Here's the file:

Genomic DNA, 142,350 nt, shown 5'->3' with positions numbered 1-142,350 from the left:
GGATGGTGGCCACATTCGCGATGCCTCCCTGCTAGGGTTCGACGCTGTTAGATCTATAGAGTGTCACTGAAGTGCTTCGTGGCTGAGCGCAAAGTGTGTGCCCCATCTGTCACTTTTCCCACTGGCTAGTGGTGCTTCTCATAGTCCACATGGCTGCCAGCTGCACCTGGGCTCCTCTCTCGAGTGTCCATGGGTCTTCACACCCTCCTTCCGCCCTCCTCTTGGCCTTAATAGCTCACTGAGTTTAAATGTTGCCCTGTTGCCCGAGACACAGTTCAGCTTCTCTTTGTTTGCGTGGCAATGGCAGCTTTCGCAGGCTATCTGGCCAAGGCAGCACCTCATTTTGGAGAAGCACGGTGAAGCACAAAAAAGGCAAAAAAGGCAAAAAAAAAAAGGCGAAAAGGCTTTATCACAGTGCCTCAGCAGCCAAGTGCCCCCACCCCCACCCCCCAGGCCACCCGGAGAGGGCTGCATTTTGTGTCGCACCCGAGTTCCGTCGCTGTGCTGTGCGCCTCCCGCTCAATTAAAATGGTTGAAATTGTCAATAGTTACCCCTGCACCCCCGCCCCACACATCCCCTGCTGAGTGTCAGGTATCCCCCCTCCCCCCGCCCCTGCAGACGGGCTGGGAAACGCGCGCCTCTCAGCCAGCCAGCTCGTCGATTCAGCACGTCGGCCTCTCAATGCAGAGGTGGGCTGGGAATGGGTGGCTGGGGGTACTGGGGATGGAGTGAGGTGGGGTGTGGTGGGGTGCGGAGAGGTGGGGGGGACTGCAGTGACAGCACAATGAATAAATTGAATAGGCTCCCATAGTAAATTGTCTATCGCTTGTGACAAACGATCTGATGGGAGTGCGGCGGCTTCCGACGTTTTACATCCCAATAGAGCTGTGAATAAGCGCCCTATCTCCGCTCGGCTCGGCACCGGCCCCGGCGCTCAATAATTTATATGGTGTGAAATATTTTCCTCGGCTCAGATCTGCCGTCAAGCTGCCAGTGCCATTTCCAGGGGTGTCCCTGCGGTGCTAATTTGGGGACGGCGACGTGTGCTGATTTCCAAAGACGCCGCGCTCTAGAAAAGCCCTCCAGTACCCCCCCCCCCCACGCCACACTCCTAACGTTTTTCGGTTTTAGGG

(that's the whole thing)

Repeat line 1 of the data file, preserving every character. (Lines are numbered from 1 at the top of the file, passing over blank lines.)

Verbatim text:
Genomic DNA, 142,350 nt, shown 5'->3' with positions numbered 1-142,350 from the left: